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taking into his private occupation, such portion as he should judge convenient for his own use. Nor have the laws of nature in this case any regard to equal quantities in the division, but to a sufficiency for each. Whether any choose to make a more or less ample provision, no one is injured, no right infringed. The declaration of nature in the primitive state is, “ There is ample provision for all-come and select what portion you choose, with these only restrictions, that you interfere not with prior selections, and that you make no unnecessary waste.”

From what has been said of the origin and progress of the right of property in society, it will be evident to every reflecting mind, that all just conceptions of the legitimate rights of man, natural, civil, and political, are the genuine offspring of the same natural principle, a susceptibility of moral impression. All social rights are founded alternately in the same principles, and, consequently, all the duties corresponding to those rights are enforced by the same moral obligations.'

As the end and design of all the laws of nature is general utility or the promotion of the general interest and happiness of social man, the sure test of any rule set up as a law of nature is its general tendency to promote that end. If the test fail, the rule must at once be pronounced spurious. The execution of those laws, and the means of enjoying their benefit, and the means that may be employed to that end, are submitted to the same test, their tendency to promote the general interest. Among enlightened nations, the end sought is first proposed, and, with the means of attaining it, made a matter of deliberation. In the early and inexperienced state of mankind, they generally act with no remote views; but, by following the suggestions of present interest and convenience, they not unfrequently arrive at the same important end without having seen the final result. So intimately have the laws of nature, if simply pursued, united individual with the general interest, present interest with the future.

We have traced the right of property, in its progress from its commencement, in natural principles by occupancy, through the modes of acquisition by barter, and exchange or bargain, until it has become a permanent right. We may still trace

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those principles in the modifications which the right has received in the progress of society, and show more particularly their connection with hereditary right and a right of testamentary disposition ; but these are reserved for another chapter. The modes of acquisition, although all proceed from the same principles, are found to be very various according to the state and varying interest of society. In the earliest stages of society, the objects of property are few, and the modes of acquisition as few and simple. The objects of property are those things only that are necessary to support existence. The modes of acquisition are mostly confined to occupancy; The simple mode of gift and exchange are soon added. In the progress of society men learn to apply to their use, either for their necessities, or their pleasure, most of the productions of nature. By the assistance of art, as the powers of the human mind are expanded, new productions, considered either necessary, convenient, or agreeable, are multiplied without end. In proportion as men extend their views of what is useful or agreeable, the hoarding appetite gains strength; they become eager of the present, and provident of the future, and the objects of property become equally numerous with the objects of desire. In such a state of society the modes of acquisition are greatly diversified, and made the subject of a great variety of regulations.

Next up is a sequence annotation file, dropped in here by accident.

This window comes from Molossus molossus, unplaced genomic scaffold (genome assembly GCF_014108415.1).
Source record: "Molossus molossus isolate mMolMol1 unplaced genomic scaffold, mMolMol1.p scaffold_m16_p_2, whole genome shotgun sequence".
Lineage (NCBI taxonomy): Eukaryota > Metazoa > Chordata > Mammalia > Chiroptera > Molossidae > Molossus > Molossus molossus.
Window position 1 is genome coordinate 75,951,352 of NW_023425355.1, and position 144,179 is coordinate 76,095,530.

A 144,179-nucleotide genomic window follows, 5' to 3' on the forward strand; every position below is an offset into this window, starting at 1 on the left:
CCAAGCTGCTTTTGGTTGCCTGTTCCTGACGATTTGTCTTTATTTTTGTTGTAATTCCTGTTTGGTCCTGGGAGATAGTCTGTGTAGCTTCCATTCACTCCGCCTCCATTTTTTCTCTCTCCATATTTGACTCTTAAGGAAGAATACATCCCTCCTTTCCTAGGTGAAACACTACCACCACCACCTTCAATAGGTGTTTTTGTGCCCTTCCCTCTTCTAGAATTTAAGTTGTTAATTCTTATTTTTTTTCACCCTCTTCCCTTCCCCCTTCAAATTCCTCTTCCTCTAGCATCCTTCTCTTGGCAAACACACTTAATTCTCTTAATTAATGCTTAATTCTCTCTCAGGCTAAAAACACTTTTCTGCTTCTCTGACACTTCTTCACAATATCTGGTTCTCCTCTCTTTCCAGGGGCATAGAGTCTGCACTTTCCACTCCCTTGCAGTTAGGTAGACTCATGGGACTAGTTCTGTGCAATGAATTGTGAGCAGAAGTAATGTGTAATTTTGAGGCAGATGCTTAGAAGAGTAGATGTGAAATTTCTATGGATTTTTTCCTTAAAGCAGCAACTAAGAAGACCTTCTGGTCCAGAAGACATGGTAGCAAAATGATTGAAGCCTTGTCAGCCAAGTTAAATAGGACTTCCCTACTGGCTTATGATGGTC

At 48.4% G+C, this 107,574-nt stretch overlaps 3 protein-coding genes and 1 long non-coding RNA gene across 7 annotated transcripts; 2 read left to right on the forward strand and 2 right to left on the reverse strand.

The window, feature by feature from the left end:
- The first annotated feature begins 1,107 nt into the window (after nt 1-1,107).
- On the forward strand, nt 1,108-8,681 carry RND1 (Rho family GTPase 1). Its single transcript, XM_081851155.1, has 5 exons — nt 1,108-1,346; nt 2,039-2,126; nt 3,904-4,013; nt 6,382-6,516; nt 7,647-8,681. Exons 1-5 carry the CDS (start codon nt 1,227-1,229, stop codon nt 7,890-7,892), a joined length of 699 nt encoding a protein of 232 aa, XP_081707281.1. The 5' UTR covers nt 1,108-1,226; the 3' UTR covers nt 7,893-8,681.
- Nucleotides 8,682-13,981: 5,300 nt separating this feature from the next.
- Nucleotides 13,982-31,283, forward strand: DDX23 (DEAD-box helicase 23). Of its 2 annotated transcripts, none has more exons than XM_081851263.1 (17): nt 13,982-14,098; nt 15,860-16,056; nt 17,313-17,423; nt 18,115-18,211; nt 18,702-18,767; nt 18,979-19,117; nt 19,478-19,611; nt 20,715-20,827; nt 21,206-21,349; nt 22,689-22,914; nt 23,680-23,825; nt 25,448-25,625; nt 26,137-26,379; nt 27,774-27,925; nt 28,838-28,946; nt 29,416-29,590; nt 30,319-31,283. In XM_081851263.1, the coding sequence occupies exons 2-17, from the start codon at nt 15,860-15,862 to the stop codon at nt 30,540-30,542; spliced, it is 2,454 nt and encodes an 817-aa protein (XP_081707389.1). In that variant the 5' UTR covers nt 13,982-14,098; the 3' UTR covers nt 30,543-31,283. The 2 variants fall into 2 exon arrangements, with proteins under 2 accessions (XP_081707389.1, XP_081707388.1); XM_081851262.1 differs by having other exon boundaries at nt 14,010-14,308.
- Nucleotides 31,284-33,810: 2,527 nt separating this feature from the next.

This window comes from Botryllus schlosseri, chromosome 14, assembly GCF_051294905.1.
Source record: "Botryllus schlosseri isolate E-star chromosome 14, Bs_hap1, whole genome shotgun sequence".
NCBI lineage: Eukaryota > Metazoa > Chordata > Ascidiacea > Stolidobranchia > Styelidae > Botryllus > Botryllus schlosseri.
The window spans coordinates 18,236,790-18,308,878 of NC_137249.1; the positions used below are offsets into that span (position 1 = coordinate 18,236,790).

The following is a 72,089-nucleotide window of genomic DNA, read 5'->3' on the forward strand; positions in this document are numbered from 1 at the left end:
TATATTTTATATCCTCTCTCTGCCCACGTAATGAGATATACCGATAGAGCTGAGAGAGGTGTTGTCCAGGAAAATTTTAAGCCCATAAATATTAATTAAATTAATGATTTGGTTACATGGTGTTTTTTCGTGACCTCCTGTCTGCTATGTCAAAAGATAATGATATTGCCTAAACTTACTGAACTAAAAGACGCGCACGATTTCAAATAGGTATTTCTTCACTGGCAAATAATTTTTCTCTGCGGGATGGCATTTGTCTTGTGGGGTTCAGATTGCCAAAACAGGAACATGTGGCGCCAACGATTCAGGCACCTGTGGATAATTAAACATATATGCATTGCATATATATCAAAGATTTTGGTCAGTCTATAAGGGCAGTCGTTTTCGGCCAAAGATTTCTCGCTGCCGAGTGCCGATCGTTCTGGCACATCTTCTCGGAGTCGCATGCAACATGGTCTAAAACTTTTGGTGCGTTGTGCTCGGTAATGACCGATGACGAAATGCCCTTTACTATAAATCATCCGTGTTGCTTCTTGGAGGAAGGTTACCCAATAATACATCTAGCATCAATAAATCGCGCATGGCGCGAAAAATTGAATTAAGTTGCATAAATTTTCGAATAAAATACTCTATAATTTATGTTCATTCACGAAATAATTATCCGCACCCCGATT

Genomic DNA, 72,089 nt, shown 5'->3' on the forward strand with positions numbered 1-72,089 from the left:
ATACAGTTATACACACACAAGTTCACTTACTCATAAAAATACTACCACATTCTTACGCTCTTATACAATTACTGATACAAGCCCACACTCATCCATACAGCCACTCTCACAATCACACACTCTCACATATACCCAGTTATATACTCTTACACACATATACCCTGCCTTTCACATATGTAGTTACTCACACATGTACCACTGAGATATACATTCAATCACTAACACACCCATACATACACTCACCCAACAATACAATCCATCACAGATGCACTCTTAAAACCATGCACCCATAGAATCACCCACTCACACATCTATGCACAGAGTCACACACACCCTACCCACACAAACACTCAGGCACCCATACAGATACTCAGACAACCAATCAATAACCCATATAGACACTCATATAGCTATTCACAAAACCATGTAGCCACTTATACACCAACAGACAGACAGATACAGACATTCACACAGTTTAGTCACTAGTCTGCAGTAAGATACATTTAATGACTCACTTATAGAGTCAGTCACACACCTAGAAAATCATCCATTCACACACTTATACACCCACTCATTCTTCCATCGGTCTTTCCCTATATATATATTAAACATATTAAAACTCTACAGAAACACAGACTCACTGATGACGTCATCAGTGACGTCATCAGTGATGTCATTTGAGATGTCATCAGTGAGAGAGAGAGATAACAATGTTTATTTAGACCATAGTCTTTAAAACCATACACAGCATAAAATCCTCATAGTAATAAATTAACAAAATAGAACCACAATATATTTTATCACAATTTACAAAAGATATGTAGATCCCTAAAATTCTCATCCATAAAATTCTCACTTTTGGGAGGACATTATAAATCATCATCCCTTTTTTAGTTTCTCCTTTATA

The whole business of property now appears to be an artificial system; but the mode of acquisition and the tenure and use only, are the subjects of artificial regulations. The right of property itself, still remains founded in natural principles; the modes of acquisition serve only to bring the subjects of property within those principles. In this, which appears to be the only correct view of the origin of the right of property, it is not true as asserted by many writers, that it is merely a creature of the civil law; and the consequences, which they have drawn from that position, on a dissolution of government all property is annihilated, and that every revolution or radical reformation of government is destructive of the right itself, are wholly groundless. In such case, civil protection only is lost, the secure enjoyment is endangered, but the right, founded in a primary law of nature, remains unchanged.